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Is it ethical for medical practitioners to prescribe alternative and complementary treatments that may lack an evidence base?

Paul Gerber
Med J Aust 2011; 195 (8): 450-451. || doi: 10.5694/mja11.10923
Published online: 17 October 2011

To the Editor: The commissioned article by Pirotta, dealing with the ethics of prescribing alternative complementary treatments that may lack an evidence base,1 contains a number of statements which, if the article had been subjected to peer review, might well have finished up on the cutting-room floor. For example, the statement “it is estimated that as little as a quarter of conventional medicine is based on level-1 evidence” is not backed up by the only monograph cited in support of it.2 Whatever relevance a lack of level-1 evidence may have to the practice of dermatology (for which it is claimed), it plays little part in either modern medicine or the revolutionary advances in surgery, few being the result of a systematic review of multiple well controlled randomised trials. Having said that, the reference to complementary or alternative treatments that lack any evidence base as “medicine” gives a misleading legitimacy to practices that may be — and frequently are — based on cultural, historical or spiritual beliefs, or even just plain wacky approaches to healing. Regrettably, Pirotta adds nothing new to the (uncited) definitive 2004 article by Kerridge and McPhee.3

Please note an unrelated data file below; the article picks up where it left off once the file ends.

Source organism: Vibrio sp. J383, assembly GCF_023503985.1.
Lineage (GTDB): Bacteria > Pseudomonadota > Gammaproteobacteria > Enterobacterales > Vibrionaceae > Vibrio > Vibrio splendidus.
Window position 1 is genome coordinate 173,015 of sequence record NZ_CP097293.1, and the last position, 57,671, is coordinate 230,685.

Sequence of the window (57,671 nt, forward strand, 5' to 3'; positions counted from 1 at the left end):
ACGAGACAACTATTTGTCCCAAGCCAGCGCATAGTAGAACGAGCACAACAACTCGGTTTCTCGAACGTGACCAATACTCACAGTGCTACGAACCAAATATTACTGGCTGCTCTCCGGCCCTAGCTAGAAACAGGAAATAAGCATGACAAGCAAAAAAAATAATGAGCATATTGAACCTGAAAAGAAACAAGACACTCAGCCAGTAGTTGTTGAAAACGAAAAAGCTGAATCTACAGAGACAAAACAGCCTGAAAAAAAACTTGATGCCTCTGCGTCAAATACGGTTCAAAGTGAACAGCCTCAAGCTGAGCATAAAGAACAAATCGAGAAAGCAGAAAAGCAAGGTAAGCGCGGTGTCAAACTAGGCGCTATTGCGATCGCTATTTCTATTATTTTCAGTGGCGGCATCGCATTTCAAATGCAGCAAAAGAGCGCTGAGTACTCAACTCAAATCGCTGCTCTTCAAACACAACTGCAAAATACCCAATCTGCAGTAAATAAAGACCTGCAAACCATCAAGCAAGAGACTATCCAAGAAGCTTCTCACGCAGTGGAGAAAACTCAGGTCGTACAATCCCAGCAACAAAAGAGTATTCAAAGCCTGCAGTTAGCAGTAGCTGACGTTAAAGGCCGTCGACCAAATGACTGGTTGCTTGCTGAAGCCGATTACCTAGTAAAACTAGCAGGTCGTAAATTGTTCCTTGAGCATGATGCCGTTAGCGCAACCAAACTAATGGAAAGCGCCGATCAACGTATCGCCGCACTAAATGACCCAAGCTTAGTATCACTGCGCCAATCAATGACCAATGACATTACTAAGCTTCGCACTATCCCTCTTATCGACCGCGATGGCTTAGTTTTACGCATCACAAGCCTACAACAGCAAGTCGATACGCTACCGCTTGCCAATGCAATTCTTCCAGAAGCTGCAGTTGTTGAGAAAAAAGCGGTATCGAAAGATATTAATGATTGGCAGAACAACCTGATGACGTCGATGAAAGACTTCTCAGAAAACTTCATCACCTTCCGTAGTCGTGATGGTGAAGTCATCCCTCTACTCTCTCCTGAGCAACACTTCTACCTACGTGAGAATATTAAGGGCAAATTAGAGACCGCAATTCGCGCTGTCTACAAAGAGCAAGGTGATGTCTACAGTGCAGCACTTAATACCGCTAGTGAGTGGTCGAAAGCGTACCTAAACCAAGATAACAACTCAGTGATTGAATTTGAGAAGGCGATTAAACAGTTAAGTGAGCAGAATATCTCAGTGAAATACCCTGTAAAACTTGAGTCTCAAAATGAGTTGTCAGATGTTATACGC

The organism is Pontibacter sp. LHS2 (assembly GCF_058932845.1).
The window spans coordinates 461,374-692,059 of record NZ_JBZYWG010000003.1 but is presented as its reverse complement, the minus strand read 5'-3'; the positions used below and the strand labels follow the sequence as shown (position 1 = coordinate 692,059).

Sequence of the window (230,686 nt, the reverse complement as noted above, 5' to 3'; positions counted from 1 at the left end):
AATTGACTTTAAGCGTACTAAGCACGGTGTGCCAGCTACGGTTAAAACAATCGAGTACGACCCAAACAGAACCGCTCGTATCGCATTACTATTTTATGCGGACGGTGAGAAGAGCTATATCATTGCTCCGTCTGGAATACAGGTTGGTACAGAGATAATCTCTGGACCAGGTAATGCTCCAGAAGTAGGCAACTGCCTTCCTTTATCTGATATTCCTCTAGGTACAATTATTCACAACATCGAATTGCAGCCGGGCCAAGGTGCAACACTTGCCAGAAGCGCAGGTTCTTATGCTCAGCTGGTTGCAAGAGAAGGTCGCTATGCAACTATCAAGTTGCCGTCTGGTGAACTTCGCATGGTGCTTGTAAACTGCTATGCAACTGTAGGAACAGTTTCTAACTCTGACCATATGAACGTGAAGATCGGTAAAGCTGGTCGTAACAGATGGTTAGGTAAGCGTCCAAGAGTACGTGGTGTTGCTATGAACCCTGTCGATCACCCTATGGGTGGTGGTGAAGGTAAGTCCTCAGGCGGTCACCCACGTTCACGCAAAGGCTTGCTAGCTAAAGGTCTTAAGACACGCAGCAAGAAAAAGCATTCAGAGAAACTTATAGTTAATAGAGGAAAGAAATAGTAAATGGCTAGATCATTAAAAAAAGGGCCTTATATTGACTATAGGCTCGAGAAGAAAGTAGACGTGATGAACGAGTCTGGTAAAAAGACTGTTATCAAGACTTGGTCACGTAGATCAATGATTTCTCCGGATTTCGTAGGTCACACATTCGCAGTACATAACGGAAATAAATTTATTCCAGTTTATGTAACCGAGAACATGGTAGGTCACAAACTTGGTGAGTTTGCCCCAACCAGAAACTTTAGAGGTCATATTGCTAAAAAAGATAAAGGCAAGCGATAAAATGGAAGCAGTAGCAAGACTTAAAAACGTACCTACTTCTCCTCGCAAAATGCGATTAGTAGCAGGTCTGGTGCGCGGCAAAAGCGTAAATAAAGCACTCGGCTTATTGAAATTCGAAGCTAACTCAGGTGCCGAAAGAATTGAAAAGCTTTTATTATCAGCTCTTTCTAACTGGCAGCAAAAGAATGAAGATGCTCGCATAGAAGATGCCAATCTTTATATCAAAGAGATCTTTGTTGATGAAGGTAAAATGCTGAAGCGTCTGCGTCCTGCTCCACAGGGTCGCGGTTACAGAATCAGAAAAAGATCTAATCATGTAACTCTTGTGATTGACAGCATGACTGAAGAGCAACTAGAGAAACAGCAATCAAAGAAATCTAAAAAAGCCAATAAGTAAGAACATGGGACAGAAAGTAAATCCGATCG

• Paul Gerber

  • Faculty of Health Sciences, University of Queensland, Brisbane, QLD.

Correspondence: paul.gerber1@bigpond.com

Competing interests:

No relevant disclosures.

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